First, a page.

Before I begin this review, I just wanted to say the Black Lives Matter protests (I’ve been part of one, but that doesn’t paint me as a hero) going on right now are so strong, so united against the racism, police brutality, corruption, fear and downright hatred that has terrorized and murdered people of colour for centuries, that I don’t ever want to distract from the discussion. Most of my upcoming reviews will be on movies and books like this one that emphasize the ever-important issues our world faces. And you know? The real-life story depicted in Just Mercy just might be the best one possible for this time, or any time.
Michael B. Jordan plays Bryan Stevenson, a real-life young lawyer, fresh out of Harvard university. I once saw a TED talk video about a former Harvard student who said the work was so tough, after homework you could either hang with friends or sleep, but there was never appropriate time for both. So Stevenson really has it made. And in the mid-80’s, right after graduating, he decides to set up office in Monroe County, Alabama, and says proudly to his co-worker, Eva Ansley (Brie Larson) that he wants to be the lawyer for those who haven’t been able to get proper representation and tackle controversial cases, especially involving inmates on death row. His first client is Walter D. McMillian (Jamie Foxx) who’s been in prison on death row for five years with no realistic chance of parole for the gory murder of a white teenage girl named Ronda Morrison. The thing is, the testimony that put McMillian behind bars is from a now-convicted prisoner with faulty descriptions, and Walter’s entire family can say the night she was killed, McMillian and his entire family were at his house doing “a fish fry to raise money for the church”. And this would never be something McMillian could be capable of doing. Stevenson tackles the case head-on but little does he know the law and proper justice in this sort of place involve an uphill battle of tumbling boulders and fellows in masks screaming for his head.
You know, back in 2012, I was assigned To Kill A Mockingbird in my English class. Before I became a blogger, it turned into my favourite book. I really, really loved it, and still do. I love the lessons Atticus Finch teaches the world and his kids about the world around them, and how his kids, especially Scout, teach him and the world the importance of chances and childhood innocence. But in this film, the sheriff glaringly points out to Stevenson when he goes to City Hall that this was the town Harper Lee wrote her book. And this county has plays, museums, all sorts of things to keep their pride alive about that fact.
What’s deeply insulting about this is, in the story the county so cherishes and loves, Tom Robinson was also brought up on charges through proven faulty evidence, and despite people claiming to remember the tale and it being drastically similar to McMillian’s case, the people of Monroe County aren’t giving him a fair shot. Also, even in a time (Mockingbird was published in 1960 and takes place in the 30’s) where Atticus’ actions were revolutionary in his compassion, there is a white saviour narrative present, so when a white person tells this fact to a person of colour you can feel an imposition of attempted superiority.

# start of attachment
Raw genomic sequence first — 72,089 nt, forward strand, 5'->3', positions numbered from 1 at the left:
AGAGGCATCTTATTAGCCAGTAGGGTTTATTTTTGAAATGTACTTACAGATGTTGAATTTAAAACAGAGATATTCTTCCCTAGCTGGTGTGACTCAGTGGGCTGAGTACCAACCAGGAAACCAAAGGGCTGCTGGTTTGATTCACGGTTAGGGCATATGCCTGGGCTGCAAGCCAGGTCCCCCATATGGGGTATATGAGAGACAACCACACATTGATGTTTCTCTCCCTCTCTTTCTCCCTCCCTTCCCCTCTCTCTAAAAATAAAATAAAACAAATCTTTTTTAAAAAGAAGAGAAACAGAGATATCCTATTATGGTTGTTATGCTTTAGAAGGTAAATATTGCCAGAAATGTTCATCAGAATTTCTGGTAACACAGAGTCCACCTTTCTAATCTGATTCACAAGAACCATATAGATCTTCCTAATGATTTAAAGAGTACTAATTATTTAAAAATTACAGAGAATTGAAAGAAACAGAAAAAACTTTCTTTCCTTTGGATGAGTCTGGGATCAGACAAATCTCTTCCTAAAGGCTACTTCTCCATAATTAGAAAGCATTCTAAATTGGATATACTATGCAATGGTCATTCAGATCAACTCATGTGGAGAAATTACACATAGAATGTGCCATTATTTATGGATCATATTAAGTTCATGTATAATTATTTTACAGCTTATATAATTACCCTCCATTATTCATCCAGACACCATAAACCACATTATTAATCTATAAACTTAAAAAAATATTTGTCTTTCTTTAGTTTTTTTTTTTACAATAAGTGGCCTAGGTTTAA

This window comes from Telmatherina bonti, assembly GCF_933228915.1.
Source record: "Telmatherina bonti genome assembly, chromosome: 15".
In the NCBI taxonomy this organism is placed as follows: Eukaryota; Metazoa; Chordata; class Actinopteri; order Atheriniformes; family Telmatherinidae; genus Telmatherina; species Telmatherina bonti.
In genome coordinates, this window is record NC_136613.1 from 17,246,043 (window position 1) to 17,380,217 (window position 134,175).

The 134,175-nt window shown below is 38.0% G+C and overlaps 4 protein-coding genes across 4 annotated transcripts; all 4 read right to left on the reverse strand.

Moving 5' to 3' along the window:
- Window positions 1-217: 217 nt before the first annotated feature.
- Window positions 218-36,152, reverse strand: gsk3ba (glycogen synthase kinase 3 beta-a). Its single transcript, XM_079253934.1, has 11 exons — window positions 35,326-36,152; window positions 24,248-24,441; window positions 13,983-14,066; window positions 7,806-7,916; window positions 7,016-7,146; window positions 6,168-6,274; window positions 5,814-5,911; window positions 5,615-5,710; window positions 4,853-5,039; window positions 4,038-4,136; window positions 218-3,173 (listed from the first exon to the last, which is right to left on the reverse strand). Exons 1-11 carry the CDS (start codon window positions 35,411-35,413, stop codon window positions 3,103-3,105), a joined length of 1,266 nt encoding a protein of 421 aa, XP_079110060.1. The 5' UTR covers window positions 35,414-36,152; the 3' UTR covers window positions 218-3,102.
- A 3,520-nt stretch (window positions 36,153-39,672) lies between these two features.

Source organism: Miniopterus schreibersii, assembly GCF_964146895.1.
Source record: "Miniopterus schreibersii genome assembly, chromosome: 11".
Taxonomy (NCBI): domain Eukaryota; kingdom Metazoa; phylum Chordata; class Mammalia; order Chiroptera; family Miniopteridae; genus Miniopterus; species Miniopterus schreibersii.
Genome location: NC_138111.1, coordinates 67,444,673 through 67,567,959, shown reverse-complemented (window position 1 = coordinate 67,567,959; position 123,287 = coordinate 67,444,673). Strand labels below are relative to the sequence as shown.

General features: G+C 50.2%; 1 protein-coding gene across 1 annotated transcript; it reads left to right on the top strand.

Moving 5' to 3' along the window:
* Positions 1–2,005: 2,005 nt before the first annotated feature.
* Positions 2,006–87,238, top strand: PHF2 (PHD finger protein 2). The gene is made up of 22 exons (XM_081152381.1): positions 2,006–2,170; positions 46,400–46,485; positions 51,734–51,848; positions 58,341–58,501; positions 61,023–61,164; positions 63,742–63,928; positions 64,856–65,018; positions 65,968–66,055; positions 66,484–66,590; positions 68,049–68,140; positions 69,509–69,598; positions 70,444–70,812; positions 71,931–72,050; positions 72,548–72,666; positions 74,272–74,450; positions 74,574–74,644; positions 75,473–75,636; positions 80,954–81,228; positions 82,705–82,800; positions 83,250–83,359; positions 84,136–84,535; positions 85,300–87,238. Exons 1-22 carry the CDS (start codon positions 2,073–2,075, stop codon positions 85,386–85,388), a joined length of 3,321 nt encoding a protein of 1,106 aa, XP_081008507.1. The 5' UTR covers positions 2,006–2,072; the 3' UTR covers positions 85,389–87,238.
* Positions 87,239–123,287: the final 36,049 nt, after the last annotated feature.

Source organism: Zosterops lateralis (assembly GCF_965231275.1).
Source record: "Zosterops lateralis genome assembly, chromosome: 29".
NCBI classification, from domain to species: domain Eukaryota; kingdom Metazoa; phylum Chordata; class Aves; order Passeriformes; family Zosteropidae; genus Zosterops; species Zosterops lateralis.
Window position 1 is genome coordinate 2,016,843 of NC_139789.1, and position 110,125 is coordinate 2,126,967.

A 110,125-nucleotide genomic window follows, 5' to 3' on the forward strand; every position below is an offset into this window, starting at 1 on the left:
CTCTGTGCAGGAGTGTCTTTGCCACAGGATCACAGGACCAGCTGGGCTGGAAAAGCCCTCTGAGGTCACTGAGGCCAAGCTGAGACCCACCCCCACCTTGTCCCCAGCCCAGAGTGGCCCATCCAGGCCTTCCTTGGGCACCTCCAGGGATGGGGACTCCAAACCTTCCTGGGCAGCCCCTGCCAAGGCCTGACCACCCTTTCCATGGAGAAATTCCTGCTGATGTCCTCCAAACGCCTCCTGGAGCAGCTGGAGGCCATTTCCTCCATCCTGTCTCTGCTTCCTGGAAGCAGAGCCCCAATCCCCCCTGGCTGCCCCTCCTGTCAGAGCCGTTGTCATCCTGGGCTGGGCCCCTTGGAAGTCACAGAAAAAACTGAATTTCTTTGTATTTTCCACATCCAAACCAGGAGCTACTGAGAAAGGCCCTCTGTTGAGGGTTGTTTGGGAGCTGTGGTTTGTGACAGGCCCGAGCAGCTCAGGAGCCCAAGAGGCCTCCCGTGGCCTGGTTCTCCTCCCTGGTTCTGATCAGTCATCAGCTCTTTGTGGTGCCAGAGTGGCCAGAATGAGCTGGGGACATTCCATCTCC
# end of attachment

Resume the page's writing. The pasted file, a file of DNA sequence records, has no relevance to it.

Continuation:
Not to mention Harper Lee’s sequel, Go Set a Watchman, released five years ago (which I’ve never read) reveals Atticus was actually a firm racist and Ku Klux Klan member. This story was back in the 80’s, 30 years before this info was revealed, but it still stings knowing today that yeah, maybe Atticus Finch isn’t the perfect model hero after all.
The town doesn’t want McMillian to be free for fear of causing white-person trauma. There’s proof the black man is innocent? Well, right now, someone is in prison for the murder of that girl, and that fact alone, even with the omission of that first fact, is apparently more important, and Stevenson investigating and disputing the evidence in the first place is apparently a spit in the face to everyone who knew Morrison. Now, this is the story itself; delivery is another thing, but you should not worry one bit about that.
I didn’t do my research before watching this movie so I had no idea if McMillian would ever be set free, and if you haven’t, I encourage you to go in with a blind eye too. There is so much here that rings completely close to home, every discomforting scenario more brutal than the last, and it is shot with upfront gusto. Stevenson sees black prisoners raking fields, a form of slavery present even in modern times, allowed only by the fact that they’re prisoners, and that gives guards the right to terrorize them however they please. The guards are even sitting atop horses. On his first visit, Stevenson has to undress, completely into his birthday suit, to be checked by the guards on his way in to visit his client, even though there’s no rule saying he must do that. Alas, the guards ignore the non-rule and Stevenson can’t do anything about it because the law is not going to be enforced on white people in Alabama, especially when the white person’s testimony would be “suspicion of the black lawyer’s obstinateness” and it would be taken seriously. Ansley and her son get a death threat call, forcing them out of their house and the bomb squad has to check it.